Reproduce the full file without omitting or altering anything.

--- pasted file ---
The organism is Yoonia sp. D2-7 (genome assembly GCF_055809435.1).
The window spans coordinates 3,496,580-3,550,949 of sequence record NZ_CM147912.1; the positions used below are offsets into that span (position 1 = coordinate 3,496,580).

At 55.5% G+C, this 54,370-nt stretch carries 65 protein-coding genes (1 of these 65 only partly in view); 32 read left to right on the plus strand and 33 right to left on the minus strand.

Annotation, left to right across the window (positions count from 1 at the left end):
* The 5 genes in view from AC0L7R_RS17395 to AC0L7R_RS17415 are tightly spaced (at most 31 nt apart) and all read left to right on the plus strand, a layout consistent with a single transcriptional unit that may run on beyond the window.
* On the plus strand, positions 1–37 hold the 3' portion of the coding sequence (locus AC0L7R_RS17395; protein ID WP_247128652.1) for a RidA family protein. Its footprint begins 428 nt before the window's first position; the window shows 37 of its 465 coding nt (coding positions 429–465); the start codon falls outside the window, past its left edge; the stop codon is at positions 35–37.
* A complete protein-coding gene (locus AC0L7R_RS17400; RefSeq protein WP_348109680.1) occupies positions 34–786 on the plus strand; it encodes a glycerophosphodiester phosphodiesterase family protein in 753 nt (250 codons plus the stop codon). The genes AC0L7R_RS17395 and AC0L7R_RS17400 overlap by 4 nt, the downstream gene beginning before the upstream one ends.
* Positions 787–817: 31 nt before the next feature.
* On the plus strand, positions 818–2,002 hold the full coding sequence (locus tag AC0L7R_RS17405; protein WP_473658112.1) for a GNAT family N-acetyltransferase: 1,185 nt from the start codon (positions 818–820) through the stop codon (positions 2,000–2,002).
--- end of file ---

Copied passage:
The organism is Yoonia sp. D2-7 (genome assembly GCF_055809435.1).
The window spans coordinates 3,496,580-3,550,949 of sequence record NZ_CM147912.1; the positions used below are offsets into that span (position 1 = coordinate 3,496,580).

At 55.5% G+C, this 54,370-nt stretch carries 65 protein-coding genes (1 of these 65 only partly in view); 32 read left to right on the plus strand and 33 right to left on the minus strand.

Annotation, left to right across the window (positions count from 1 at the left end):
* The 5 genes in view from AC0L7R_RS17395 to AC0L7R_RS17415 are tightly spaced (at most 31 nt apart) and all read left to right on the plus strand, a layout consistent with a single transcriptional unit that may run on beyond the window.
* On the plus strand, positions 1–37 hold the 3' portion of the coding sequence (locus AC0L7R_RS17395; protein ID WP_247128652.1) for a RidA family protein. Its footprint begins 428 nt before the window's first position; the window shows 37 of its 465 coding nt (coding positions 429–465); the start codon falls outside the window, past its left edge; the stop codon is at positions 35–37.
* A complete protein-coding gene (locus AC0L7R_RS17400; RefSeq protein WP_348109680.1) occupies positions 34–786 on the plus strand; it encodes a glycerophosphodiester phosphodiesterase family protein in 753 nt (250 codons plus the stop codon). The genes AC0L7R_RS17395 and AC0L7R_RS17400 overlap by 4 nt, the downstream gene beginning before the upstream one ends.
* Positions 787–817: 31 nt before the next feature.
* On the plus strand, positions 818–2,002 hold the full coding sequence (locus tag AC0L7R_RS17405; protein WP_473658112.1) for a GNAT family N-acetyltransferase: 1,185 nt from the start codon (positions 818–820) through the stop codon (positions 2,000–2,002).